The optimal diagnostic workup for children with suspected food allergy


Food allergy is an abnormal immune system reaction to food proteins, but as well as causing anaphylaxis and allergic reactions, there are an increasing number of cell-mediated disorders like Eosinophilic Esophagitis (EE) and enterocolitis syndrome.

More than 90% of childhood allergies are caused by eight foods: shellfish, cow’s milk, hen’s egg, soy, peanuts, treenuts, wheat and fish. The diagnostic work up for children with suspected food allergy includes a detailed medical history, physical examination, food allergy screening tests, responses to an elimination diet and an oral food challenge. No screening test alone or in combination can determine the presence or absence of food allergy. New methods that look at the immune system response or epitopes of specific proteins are in progress, and unconventional methods lack scientific rationale, standardisation or reproducibility. In some cases, EE gastroenteropathies and gastroesophageal reflux disease, invasive procedures must be done in order for an accurate diagnosis to be made. A correctly supervised and carried out food challenge is still the gold standard in the diagnostic work up – if an allergy is misdiagnosed the child risks unnecessary dietary restrictions which may adversely affect the child’s nutritional status and growth.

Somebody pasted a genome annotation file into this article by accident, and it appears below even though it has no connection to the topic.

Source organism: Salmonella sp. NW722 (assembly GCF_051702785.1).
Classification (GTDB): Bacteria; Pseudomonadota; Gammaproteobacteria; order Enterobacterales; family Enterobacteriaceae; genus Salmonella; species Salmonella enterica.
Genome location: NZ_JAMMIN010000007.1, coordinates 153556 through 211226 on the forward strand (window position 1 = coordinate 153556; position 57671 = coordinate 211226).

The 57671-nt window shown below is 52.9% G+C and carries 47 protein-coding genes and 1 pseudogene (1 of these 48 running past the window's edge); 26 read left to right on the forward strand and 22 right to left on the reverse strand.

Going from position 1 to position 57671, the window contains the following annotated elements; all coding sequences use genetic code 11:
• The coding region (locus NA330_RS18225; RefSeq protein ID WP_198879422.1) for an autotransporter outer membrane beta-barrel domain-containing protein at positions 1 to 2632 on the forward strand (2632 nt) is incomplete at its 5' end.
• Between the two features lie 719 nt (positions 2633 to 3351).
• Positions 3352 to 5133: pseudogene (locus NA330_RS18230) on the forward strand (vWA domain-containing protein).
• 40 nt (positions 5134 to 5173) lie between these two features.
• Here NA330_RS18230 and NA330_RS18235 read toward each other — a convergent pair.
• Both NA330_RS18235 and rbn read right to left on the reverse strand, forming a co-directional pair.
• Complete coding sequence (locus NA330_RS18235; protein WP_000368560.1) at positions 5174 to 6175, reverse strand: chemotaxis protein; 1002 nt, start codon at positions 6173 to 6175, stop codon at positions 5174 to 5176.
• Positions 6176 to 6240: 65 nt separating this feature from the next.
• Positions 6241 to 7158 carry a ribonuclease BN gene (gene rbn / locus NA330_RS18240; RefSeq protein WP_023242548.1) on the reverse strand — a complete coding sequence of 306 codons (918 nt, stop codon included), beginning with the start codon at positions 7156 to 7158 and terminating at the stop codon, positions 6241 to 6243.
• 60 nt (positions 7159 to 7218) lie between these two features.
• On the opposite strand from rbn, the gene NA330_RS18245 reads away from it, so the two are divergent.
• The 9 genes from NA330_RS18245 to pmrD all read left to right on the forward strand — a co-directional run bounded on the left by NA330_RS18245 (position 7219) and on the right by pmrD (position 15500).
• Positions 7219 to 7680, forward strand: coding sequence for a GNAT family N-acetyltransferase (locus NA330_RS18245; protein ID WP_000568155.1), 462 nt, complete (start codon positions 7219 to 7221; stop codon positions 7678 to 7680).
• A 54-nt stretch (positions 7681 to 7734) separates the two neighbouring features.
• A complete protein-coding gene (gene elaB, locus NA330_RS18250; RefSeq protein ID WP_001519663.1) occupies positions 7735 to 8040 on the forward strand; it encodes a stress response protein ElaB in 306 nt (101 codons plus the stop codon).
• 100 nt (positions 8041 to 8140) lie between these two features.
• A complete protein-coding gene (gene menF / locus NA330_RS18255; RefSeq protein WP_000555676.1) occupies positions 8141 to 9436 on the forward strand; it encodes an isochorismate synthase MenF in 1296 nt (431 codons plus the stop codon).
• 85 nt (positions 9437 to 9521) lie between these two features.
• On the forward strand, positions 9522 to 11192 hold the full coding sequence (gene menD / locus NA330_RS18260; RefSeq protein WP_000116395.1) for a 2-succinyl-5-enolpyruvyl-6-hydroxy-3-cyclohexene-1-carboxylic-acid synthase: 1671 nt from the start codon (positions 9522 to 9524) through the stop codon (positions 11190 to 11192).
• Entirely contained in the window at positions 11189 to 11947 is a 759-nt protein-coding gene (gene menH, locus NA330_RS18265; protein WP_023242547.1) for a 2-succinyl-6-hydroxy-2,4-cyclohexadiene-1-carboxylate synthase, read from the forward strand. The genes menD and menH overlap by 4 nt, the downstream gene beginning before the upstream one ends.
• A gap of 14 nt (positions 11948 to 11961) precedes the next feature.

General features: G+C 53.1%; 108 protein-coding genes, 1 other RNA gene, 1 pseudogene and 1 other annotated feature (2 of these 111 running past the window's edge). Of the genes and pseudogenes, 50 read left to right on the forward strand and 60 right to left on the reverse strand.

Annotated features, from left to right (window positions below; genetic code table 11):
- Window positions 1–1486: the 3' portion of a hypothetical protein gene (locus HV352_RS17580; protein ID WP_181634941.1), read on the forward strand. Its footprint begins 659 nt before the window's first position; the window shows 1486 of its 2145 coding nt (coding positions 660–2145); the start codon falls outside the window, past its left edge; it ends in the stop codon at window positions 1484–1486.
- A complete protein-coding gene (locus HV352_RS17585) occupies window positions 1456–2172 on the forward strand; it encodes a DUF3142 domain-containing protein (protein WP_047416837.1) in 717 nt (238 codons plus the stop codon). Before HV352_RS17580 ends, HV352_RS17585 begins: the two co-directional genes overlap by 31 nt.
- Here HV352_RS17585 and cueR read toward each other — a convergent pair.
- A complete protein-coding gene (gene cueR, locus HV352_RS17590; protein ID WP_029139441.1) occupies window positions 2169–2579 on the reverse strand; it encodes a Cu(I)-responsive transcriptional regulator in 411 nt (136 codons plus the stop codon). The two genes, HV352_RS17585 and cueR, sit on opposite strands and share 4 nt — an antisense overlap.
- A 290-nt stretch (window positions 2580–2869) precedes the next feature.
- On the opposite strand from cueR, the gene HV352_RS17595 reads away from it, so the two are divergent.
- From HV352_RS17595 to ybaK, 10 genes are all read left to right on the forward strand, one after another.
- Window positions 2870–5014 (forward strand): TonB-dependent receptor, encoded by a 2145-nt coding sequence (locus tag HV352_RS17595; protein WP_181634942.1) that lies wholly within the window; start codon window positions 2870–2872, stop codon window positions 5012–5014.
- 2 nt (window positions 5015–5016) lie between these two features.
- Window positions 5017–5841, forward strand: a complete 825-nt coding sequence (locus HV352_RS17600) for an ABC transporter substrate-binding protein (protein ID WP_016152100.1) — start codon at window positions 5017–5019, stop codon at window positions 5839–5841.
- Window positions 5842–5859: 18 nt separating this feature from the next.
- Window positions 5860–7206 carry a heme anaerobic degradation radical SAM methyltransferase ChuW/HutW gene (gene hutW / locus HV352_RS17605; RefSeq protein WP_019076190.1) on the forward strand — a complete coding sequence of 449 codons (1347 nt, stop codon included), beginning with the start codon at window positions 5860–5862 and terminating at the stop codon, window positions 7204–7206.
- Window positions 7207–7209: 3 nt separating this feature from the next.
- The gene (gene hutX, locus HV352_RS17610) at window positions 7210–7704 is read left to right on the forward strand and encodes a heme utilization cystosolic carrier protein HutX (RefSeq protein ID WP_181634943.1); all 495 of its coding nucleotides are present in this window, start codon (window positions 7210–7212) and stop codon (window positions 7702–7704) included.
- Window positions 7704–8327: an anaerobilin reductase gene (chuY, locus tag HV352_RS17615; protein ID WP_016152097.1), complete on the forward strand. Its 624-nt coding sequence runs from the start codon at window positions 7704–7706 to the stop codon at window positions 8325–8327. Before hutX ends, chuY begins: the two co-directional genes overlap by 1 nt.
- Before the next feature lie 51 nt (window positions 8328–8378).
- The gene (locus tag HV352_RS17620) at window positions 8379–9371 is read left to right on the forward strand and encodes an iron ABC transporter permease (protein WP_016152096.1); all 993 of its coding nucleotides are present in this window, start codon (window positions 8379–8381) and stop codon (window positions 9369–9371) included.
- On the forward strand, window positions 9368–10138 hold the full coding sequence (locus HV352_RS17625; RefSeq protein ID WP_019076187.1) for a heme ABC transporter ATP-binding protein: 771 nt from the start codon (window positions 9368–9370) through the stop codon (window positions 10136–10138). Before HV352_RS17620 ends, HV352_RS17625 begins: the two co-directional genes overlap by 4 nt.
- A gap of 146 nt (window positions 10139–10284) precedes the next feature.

Source: PubMed

Also see Allergy Research Foundation conference report - Component Testing.

First published in October 2011

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